A few weeks later, a contingent of South African players came out with the confession that Cronje offered them money to underperform during matches. It worked as the final nail in the coffin as Cronje received a life ban. Sadly, the cricketer fell to untimely death two years later in June 2002, when his light cargo plane crashed in the mountains of George in South Africa while en route from Swaziland. An inquest into his death revealed that the crash was due to the pilot's negligence.
IPL Spot-Fixing
The incident that blinded the razzmatazz of the Indian Premier League for years was when Rajasthan Royal pacer S Sreesanth was caught up in a spot-fixing scandal along with other junior cricketers.
Delhi Police, who made the entire revelation, said that the Indian fast bowler bowled an over with a towel tucked into the band of his trousers (he did the previous over without towel). This was done purposely as a signal to the bookie that he will now fix the over. He gave away 14 runs, in tandem with his commitment to giving away more than 12 runs in the over.
The incident in its wake saw the arrest of Sreesanth, Ajit Chandila, Ankeet Chavan and 11 bookies. Subsequently, after due investigation and court procedure, the trio was given a ban for life in September 2013 by the BCCI. Sreesanth pleaded not guilty on multiple occasions; he also went on to say that it wasn't the first time he used a towel as he likes to imitate his South African bowling idol Allan Donald. In August 2017, after a rigorous hearing, Sreesanth was acquitted from the BCCI ban only for the sanction to be restored again in October.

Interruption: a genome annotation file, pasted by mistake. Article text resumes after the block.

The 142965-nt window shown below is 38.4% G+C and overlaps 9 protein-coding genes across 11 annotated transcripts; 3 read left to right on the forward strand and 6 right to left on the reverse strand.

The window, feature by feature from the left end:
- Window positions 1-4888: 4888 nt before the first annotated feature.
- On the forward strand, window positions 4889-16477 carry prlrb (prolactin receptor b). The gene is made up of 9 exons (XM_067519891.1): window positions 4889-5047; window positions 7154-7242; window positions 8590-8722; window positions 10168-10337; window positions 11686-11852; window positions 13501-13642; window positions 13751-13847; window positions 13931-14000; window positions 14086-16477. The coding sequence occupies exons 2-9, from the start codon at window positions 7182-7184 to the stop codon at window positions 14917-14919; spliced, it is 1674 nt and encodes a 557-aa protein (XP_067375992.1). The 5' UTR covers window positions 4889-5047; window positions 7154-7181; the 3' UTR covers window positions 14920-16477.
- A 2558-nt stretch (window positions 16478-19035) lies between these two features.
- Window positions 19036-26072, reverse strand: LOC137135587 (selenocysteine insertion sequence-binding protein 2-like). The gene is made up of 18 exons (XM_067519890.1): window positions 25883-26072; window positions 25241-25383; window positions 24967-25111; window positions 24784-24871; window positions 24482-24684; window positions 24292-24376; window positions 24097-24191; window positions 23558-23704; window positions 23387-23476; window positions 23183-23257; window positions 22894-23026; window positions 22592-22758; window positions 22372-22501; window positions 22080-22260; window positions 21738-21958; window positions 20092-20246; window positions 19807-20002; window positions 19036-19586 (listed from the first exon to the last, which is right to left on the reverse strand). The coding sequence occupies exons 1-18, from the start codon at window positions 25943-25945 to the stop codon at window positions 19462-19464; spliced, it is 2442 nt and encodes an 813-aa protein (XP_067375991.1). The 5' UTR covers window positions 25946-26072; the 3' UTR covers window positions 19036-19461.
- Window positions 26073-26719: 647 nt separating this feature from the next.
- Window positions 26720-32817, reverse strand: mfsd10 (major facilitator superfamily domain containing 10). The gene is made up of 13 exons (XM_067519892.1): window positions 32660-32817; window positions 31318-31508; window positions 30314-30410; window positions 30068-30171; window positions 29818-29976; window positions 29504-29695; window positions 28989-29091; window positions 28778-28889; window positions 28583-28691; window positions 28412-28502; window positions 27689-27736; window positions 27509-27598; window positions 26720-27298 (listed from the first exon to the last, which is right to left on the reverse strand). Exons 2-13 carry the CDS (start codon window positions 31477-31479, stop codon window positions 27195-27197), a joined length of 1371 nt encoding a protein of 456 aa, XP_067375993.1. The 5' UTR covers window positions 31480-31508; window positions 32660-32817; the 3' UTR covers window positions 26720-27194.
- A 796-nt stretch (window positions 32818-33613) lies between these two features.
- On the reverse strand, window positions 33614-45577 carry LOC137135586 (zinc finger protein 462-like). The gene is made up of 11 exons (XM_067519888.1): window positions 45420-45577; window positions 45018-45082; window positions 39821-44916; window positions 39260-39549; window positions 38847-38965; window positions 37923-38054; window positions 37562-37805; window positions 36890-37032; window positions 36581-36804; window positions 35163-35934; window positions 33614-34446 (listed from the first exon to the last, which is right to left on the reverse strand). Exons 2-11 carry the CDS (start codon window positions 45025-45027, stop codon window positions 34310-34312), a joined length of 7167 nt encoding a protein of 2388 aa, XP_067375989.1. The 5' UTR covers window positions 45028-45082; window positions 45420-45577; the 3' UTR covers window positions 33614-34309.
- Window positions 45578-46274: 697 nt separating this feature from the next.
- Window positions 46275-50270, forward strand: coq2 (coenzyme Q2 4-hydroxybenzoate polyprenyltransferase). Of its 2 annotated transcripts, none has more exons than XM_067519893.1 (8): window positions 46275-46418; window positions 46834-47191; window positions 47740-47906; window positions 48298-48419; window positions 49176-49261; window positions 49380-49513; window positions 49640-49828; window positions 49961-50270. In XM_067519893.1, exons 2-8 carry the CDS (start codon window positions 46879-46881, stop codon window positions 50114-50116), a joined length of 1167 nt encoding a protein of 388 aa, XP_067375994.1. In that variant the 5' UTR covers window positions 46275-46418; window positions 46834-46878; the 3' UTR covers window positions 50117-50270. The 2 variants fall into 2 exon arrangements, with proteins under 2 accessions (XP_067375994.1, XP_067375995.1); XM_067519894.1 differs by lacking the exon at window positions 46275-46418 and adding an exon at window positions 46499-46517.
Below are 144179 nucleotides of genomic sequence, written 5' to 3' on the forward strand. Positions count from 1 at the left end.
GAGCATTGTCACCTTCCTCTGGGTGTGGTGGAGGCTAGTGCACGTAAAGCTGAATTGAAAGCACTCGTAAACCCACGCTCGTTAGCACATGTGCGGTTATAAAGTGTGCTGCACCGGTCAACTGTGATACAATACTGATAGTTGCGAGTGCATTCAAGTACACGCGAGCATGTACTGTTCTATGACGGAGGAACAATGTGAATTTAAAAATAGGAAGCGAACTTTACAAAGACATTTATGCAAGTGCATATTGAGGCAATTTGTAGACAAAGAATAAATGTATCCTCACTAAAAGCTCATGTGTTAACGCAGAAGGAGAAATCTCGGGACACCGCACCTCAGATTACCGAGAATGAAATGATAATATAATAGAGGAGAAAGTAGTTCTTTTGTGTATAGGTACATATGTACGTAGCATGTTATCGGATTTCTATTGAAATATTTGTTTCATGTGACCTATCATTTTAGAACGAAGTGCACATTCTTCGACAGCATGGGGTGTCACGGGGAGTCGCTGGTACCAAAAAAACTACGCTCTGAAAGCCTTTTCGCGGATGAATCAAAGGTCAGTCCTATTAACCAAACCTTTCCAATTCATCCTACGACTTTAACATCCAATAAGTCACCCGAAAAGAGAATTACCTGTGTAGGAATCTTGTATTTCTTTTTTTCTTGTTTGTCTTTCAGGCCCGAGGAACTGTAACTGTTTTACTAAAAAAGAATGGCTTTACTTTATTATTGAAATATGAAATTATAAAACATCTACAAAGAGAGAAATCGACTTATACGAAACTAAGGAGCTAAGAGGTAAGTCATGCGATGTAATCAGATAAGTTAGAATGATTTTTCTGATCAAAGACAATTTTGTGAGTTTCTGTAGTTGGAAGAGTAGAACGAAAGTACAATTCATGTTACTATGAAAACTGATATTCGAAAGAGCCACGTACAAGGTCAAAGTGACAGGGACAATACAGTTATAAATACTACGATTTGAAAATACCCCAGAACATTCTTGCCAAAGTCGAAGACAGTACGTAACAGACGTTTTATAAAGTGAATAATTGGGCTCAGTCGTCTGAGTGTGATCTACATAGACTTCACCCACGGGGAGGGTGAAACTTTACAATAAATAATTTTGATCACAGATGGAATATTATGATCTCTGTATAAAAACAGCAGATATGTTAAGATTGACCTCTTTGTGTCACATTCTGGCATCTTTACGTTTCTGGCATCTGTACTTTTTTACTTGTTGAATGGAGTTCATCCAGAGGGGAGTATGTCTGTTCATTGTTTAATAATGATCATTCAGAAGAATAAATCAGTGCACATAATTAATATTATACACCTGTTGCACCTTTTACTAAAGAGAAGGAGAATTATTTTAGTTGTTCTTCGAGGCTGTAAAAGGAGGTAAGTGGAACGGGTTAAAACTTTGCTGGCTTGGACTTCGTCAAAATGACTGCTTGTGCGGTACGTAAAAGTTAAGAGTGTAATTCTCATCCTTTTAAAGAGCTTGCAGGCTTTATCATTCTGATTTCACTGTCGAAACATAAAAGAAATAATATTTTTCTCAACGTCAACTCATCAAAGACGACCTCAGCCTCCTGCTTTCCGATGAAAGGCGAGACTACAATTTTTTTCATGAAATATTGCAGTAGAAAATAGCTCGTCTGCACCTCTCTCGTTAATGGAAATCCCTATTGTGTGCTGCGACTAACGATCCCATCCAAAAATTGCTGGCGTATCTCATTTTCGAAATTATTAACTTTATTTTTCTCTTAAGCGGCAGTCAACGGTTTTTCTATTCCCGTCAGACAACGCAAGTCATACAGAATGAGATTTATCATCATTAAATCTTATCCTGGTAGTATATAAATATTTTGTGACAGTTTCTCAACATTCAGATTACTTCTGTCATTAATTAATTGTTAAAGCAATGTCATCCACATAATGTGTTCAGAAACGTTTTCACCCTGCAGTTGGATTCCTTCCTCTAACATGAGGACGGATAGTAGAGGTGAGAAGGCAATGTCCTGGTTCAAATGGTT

Pakistan's Spot-Fixing
Pakistan, for years, has been accused of mastering the dark art of ball-tampering. But being the poor cousin of their neighbour India, accepting money for deliberately bowling a no-ball during a Test match against England wasn't a big shock.
Pace battery of Pakistan Mohammad Asif and Mohammad Amir were caught red-handed over-stepping the popping crease at specific points in an over that was used by gamblers to place bets. The duo, along with batsman Salman Butt, were handed sanctions for terms of five and ten years. Asif and Butt were further convicted by the London Court and handed a prison term ranging from six months to 32 months.
The revelation was made after a sting operation that saw sports agent Mazhar Majeed counting the bribe money indicating that Amir would purposely bowl a no-ball on his first ball of the over. During the match, Amir stepped half a metre away from the popping crease, sparking doubts of spot-fixing among experts.
Other Notable Mentions
West Indies veteran Marlon Samuels, who had his fair share of controversies such as illegal bowling action and feud with fellow players, was banned for two years by the ICC in 2008 after he disrupted the game by sharing intricate details of the game to bookies for monetary gain.
Pakistani wrist-spinner Danish Kaneria pulled a wrong'un when he was slapped a lifetime ban by the England & Wales Cricket Board in June 2012 after he was found guilty of corruption by a disciplinary panel in relation to the spot-fixing case involving Essex pacer Mervyn Westfield. Pakistan cricket board agreed to abide by the ban.
Going Nowhere
Whenever there has been an incident that maligns the gentleman's game, fans assume that a consequential severe sanction will be set as an ideal example that would put an end to the practice, once and for all.
But the uneven distribution of income among cricketers, coupled with bans on 30-odd players on various charges since 2000, suggests that underhand tactics are not going to end anytime soon.